Theresa May loses voice and vote

Nellie Chapman
March 16, 2019

MPs must reject Prime Minister Theresa May's Brexit deal when it is put to a vote on Tuesday, Labour leader Jeremy Corbyn said late on Monday.

But despite the growth in support for her deal, Conservative Home pointed out that 56% of respondents are still opposed to the revised deal.

In a later exchange, with the Conservative pro-Brexit MP Peter Bone, May expressed her scepticism about the so-called Malthouse compromise, outlined in an amendment to Wednesday's motion, which calls for the United Kingdom to leave the European Union without a withdrawal agreement, but with a form of transition period to lessen the impact of no deal.

Numerous EU leaders expressed their dismay after MPs voted by 391 to 242 votes to reject Mrs May's deal.

But Downing Street sources denied a suggestion circulating at Westminster that the Prime Minister "went batshit" at the rebels during the Cabinet meeting.

Chancellor Philip Hammond has signalled his backing for a cross-party consensus over Brexit, despite the PM still appearing to support her own deal.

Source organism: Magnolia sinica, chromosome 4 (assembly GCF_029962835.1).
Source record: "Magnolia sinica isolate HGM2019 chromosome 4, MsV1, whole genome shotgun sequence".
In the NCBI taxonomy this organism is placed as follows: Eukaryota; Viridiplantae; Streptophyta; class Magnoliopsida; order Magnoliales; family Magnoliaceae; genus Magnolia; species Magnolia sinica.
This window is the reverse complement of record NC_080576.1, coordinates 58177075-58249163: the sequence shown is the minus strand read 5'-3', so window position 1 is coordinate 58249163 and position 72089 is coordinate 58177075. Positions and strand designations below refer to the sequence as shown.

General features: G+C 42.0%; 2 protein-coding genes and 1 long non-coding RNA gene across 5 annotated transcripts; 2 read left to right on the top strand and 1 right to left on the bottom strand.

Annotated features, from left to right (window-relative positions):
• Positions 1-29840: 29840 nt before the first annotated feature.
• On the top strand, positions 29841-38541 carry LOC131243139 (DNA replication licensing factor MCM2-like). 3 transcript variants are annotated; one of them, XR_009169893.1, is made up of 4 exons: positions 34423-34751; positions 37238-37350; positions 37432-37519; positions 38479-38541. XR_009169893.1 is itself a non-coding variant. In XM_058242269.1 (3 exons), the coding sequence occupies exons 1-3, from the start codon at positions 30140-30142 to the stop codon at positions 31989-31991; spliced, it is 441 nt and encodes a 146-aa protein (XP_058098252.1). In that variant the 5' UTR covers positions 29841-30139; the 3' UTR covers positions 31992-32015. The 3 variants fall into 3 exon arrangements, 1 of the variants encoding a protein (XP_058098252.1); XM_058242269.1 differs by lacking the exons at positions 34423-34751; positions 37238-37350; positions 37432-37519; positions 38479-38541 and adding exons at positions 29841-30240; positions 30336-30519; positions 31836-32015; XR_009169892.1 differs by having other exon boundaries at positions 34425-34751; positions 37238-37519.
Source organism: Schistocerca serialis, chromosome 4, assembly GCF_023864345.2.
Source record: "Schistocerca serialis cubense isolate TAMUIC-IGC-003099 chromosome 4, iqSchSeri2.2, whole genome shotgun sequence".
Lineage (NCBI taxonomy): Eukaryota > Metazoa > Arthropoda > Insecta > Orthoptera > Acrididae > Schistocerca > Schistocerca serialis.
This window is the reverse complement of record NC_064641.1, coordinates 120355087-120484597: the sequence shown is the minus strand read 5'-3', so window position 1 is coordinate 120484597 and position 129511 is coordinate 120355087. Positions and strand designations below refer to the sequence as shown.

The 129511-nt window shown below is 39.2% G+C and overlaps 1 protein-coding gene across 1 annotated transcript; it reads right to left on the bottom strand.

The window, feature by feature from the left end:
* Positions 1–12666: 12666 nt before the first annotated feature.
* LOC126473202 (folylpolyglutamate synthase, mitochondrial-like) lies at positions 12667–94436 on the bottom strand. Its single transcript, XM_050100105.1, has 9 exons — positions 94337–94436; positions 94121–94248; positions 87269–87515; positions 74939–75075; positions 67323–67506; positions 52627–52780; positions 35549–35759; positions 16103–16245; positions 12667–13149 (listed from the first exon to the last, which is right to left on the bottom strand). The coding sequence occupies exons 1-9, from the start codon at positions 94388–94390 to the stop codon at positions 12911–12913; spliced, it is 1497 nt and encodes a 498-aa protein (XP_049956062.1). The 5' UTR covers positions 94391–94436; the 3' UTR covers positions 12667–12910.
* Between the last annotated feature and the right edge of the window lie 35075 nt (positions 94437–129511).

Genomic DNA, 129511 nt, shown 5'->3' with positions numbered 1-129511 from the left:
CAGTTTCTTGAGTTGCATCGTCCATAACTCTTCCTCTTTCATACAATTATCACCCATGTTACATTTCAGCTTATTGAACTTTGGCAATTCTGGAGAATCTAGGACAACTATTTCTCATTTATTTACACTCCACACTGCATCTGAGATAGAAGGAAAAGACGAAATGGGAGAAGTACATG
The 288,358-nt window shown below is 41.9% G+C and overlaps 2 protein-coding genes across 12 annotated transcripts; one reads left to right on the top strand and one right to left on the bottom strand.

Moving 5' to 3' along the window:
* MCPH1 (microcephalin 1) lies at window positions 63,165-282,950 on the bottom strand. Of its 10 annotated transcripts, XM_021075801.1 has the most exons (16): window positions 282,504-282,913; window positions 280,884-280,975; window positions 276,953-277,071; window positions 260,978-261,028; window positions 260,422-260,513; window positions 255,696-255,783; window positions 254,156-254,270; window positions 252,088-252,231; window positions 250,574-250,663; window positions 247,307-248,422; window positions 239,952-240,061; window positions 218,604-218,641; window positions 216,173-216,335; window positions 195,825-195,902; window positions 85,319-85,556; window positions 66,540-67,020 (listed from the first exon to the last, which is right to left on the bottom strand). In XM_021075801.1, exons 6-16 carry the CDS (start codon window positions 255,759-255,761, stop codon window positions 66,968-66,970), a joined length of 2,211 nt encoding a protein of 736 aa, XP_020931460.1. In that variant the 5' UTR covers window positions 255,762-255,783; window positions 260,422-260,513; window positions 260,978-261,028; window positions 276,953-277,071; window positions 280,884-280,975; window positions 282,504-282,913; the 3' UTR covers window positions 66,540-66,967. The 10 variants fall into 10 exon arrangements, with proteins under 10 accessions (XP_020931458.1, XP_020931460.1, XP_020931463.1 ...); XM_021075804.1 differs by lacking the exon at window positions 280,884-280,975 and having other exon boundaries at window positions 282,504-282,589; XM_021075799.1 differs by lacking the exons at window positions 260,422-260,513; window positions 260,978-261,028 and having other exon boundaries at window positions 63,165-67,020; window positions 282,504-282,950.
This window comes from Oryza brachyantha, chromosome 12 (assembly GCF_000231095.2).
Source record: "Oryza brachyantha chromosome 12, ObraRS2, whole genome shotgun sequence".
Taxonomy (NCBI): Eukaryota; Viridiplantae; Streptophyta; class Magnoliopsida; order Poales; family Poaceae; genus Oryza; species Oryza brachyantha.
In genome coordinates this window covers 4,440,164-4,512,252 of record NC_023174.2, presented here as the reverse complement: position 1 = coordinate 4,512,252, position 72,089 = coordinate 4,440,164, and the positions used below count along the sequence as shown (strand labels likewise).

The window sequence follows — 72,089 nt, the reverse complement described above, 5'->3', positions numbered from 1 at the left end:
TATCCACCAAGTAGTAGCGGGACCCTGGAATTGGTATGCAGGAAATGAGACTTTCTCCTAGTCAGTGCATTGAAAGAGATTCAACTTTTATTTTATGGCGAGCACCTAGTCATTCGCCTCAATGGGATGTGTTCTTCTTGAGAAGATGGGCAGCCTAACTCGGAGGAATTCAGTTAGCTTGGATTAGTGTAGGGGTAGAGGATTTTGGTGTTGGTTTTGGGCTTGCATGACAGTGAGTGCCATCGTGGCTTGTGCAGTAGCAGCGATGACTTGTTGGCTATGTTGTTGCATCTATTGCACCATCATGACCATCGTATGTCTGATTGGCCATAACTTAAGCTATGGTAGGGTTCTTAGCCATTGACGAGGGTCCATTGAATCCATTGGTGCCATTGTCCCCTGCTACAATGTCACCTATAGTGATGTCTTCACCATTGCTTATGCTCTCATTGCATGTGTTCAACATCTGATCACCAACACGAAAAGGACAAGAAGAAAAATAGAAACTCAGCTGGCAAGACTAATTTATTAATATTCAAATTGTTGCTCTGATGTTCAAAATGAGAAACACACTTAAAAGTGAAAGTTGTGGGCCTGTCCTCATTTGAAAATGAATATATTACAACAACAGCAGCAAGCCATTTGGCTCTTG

Its chief negotiator Michel Barnier said the European Union "cannot go any further" in trying to persuade MPs to back the agreed terms of exit and the United Kingdom had to break the impasse.

Tonight's parliamentary vote sees Mr Boles join forces with MPs including Conservative MP Oliver Letwin, Labour MPs Yvette Cooper and Hilary Benn, plus Anna Soubry and Chuka Umunna of the Independent Group of MPs.

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In response, May said only that there would be "hard choices" for MPs, both on the vote over no deal, and if that is ruled out, a vote on Thursday over whether to extend article 50.

Mr Corbyn countered by saying her Brexit strategy is "in tatters" and her deal is "dead", before criticising Mrs May for having "refused to listen".

"I believe we have a good deal".

Some of her colleagues around the Cabinet table think it shows she has to tack to a closer deal with the EU. She won the vote by 412 to 202.

Some of them believe it's time now to go hell-for-leather to leave without an overarching deal but move to make as much preparation as possible, and fast.

Amid reports Brexiteer ministers have been granted a free vote on this proposal, Tory MP Steve Baker told BBC News the plan - which would see Brexit delayed until 22 May - was "eminently reasonable".

The EU's chief negotiator, Michel Barnier, has said the current impasse "can only be solved in the UK" and MPs must decide what they want rather than what they don't.

Ahead of the no-deal Commons vote, the government announced that most imports into the United Kingdom would not attract a tariff in the event of a no-deal Brexit.

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